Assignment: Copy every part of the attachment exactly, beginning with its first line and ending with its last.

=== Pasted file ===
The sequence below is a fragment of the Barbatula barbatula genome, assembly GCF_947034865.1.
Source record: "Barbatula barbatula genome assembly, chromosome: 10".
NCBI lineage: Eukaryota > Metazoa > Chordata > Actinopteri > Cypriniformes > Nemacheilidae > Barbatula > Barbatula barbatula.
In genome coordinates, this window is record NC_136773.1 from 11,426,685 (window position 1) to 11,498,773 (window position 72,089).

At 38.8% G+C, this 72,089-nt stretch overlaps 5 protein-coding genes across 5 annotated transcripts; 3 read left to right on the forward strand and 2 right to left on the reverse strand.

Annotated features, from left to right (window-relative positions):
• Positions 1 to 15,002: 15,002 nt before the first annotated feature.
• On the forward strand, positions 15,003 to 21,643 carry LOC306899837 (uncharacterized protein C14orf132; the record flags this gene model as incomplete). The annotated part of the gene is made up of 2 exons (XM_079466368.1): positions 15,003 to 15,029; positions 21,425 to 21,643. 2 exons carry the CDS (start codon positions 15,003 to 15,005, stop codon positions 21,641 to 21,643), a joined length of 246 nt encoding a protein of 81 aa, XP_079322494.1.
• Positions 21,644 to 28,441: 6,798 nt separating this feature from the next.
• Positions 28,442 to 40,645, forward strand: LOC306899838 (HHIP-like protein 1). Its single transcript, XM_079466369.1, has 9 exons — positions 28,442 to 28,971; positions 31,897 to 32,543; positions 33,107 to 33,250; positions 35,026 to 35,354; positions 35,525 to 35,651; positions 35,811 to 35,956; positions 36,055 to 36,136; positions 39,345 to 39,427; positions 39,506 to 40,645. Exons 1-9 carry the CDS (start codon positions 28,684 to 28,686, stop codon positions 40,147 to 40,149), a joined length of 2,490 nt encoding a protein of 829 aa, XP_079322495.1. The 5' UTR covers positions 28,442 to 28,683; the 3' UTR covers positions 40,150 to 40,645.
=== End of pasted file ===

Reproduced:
The sequence below is a fragment of the Barbatula barbatula genome, assembly GCF_947034865.1.
Source record: "Barbatula barbatula genome assembly, chromosome: 10".
NCBI lineage: Eukaryota > Metazoa > Chordata > Actinopteri > Cypriniformes > Nemacheilidae > Barbatula > Barbatula barbatula.
In genome coordinates, this window is record NC_136773.1 from 11,426,685 (window position 1) to 11,498,773 (window position 72,089).

At 38.8% G+C, this 72,089-nt stretch overlaps 5 protein-coding genes across 5 annotated transcripts; 3 read left to right on the forward strand and 2 right to left on the reverse strand.

Annotated features, from left to right (window-relative positions):
• Positions 1 to 15,002: 15,002 nt before the first annotated feature.
• On the forward strand, positions 15,003 to 21,643 carry LOC306899837 (uncharacterized protein C14orf132; the record flags this gene model as incomplete). The annotated part of the gene is made up of 2 exons (XM_079466368.1): positions 15,003 to 15,029; positions 21,425 to 21,643. 2 exons carry the CDS (start codon positions 15,003 to 15,005, stop codon positions 21,641 to 21,643), a joined length of 246 nt encoding a protein of 81 aa, XP_079322494.1.
• Positions 21,644 to 28,441: 6,798 nt separating this feature from the next.
• Positions 28,442 to 40,645, forward strand: LOC306899838 (HHIP-like protein 1). Its single transcript, XM_079466369.1, has 9 exons — positions 28,442 to 28,971; positions 31,897 to 32,543; positions 33,107 to 33,250; positions 35,026 to 35,354; positions 35,525 to 35,651; positions 35,811 to 35,956; positions 36,055 to 36,136; positions 39,345 to 39,427; positions 39,506 to 40,645. Exons 1-9 carry the CDS (start codon positions 28,684 to 28,686, stop codon positions 40,147 to 40,149), a joined length of 2,490 nt encoding a protein of 829 aa, XP_079322495.1. The 5' UTR covers positions 28,442 to 28,683; the 3' UTR covers positions 40,150 to 40,645.